7/28/2007

General ramblings on a Friday afternoon train ride...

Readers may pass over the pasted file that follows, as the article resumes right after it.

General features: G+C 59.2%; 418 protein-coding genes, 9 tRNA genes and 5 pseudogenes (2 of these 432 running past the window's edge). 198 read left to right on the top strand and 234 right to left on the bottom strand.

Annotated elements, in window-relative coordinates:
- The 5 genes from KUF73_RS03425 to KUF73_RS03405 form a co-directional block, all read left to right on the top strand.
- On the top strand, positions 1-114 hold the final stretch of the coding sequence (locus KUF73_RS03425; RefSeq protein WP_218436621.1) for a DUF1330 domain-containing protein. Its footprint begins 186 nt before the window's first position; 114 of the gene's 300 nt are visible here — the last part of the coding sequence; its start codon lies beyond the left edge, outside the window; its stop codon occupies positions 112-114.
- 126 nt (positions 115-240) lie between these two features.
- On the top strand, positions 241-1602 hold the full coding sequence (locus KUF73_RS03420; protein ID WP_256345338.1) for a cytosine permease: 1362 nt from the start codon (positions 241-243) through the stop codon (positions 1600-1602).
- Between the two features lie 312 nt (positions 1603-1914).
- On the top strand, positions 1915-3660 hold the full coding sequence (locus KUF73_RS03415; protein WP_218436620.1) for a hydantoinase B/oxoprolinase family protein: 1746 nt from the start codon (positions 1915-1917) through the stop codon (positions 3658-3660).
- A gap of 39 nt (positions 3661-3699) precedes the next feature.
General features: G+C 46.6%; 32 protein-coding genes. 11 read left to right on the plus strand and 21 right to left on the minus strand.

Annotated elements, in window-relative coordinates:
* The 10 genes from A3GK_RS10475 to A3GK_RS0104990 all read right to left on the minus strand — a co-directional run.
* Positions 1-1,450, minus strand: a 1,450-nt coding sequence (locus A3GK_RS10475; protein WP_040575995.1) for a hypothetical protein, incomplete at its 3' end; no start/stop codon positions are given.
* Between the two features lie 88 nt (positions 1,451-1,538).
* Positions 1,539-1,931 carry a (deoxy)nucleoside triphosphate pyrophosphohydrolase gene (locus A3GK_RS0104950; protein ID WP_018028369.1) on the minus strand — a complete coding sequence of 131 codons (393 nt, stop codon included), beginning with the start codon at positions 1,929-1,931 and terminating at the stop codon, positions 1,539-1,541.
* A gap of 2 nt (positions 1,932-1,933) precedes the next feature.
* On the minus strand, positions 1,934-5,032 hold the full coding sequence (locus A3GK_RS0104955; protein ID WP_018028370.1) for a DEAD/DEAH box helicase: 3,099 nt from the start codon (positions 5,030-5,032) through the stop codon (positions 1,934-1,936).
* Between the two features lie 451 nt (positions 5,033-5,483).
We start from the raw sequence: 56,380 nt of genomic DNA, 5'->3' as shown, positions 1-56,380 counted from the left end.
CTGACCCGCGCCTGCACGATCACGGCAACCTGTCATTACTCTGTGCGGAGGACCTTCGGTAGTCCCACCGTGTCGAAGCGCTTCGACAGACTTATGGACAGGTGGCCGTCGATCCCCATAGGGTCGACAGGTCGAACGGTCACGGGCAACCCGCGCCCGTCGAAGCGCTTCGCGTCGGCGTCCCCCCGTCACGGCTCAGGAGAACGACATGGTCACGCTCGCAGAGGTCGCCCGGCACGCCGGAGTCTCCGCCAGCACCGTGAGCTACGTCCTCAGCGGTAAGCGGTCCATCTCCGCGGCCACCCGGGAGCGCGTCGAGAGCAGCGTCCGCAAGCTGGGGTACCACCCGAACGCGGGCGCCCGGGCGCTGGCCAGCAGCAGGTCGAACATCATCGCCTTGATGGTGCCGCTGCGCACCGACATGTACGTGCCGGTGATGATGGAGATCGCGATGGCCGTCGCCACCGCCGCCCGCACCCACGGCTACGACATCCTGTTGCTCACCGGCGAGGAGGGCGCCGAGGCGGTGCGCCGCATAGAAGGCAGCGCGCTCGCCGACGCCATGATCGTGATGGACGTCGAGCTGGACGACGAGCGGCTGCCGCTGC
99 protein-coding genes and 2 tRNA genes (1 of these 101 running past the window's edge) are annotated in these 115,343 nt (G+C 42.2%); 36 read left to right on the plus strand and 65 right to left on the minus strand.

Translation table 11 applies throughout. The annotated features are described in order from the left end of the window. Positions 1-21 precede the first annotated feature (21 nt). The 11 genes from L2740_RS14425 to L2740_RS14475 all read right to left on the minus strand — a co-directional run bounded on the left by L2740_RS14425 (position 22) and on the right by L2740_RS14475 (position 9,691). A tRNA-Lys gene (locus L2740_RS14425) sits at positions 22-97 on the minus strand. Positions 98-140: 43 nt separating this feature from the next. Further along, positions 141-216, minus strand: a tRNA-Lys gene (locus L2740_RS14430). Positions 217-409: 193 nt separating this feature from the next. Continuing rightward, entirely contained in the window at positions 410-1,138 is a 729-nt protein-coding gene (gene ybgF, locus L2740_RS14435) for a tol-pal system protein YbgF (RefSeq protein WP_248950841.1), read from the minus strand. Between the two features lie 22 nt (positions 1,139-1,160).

Have you ever noticed that sometimes, no matter how hard you try there are things that people have said to you that stay with you and eat away at your soul and create a huge complex? D has a huge complex about his eyes because he thinks they are too small and the fact that he only has single eyelids is a bad thing. The reason he thinks this is because over the years various people have said stuff like that and it has stayed with him. (My MIL is the prime suspect as the main cause of his complex, but that is a story for another day.) Since I started working I have been struggling with a complex I have about not being able to translate well from English to Japanese. I have very recently come to accept that I speak/ read/write Japanese pretty well (rather than putting myself down and saying that I should/could be better) but no matter how hard I try, I can’t get over the block I have about translating into Japanese. Obviously I am aware that at the end of the day, translating into English will always be much easier for me but I don’t understand why I find it so impossible to translate/ interpret things into Japanese when at the end of the day I am perfectly capable to saying whatever I want to in Japanese, so surely it should be the same thing. It is going to sound tragic but I genuinely believe that my complex stems from a comment that Morimoto-sensei (who was my Japanese language teacher in my final year at Durham) made once about how I was never going to be very good at Japanese and that I would never be able to translate things into Japanese as I didn’t have the grammatical knowledge to do so. Yes, it is more than 6 years since that comment was made and since then my Japanese has improved a lot and I have passed the JLPT (Japanese Language Proficiency Test) Level One but I still remain convinced that I am incapable of producing a reasonable translation into Japanese on paper. This is a problem because a lot of my current work consists of explaining to my boss what is written in e-mails that people write to him in English. I can do this pretty well if I am speaking to him but if I try and put a translation down on paper, it all goes horribly wrong and I struggle with it endlessly. My boss isn’t remotely bothered about the grammatical correctness of the translation, he just wants the gist of the e-mail but I still end up having to give myself a pep talk every day to try and convince myself that I CAN do it and that I should stop stressing so much about it. I often think that teachers/ other education professionals remain blissfully unaware of how much they shape/change the lives of their protégé. Obviously they realize that they play a very important role in educating the adults of the future but I wonder if some of my teachers realize how much of an influence (positive or negative) they have had over my self-esteem/ self-belief. But enough about complexes/ unhelpful teachers, I am currently typing this on a train on the way back from Bristol. I have taken to writing my blog posts in Word lately and then posting them when I get internet access/ a break at work. I don’t have much time/ scope for skiving but when I do, it makes sense for me to write stuff for my blog. If I didn’t do it this way, then I would never get around to posting at all. Lately I have been musing about the place in my life for blogging. When I was in Japan, it was very important as an English outlet/ place to talk about the trials and tribulations of life as a foreign wife. I originally starting blogging with the plan of sharing my blog with my family/friends back in the UK but for various reasons, which never happened. There are very few people I know IRL who know this blog exists. Recently I added it to my facebook profile so more people from the UK have been reading but until that, most of my readership was online friends all over the world. My life at the moment is definitely more exciting/fulfilling than the rut I was stuck in Japan but I find myself at a loss as to what to talk about these days. I doubt I will give up bogging any time soon and will no doubt find other topics to talk about as time goes on but I sometimes wonder why I get so much pleasure from writing on my blog. The little community of foreign wives/ fellow Mums that I find myself a part of has been a huge support/ source of sanity to me over the past couple of years and I think that is what keeps me talking. I also love reading what everyone gets up to and seeing all of us progress through our lives. What started out as a medium to maintain contact with friends/family has turned into something much bigger for me and I sometimes wonder what I did with my time/ pent-up emotions before I found blogging? As I participated in a couple of internet forums (and still do to a certain extent) that were similarly important to my sanity, I kind of know the answer to that one but I wonder how I survived before I discovered the internet and all the wonders it offers. Anyway, we have nearly arrived in London now so I guess I will stop my ramblings (to be continued.. as it were) and put my computer back in the bag. Hope you all have a great weekend!!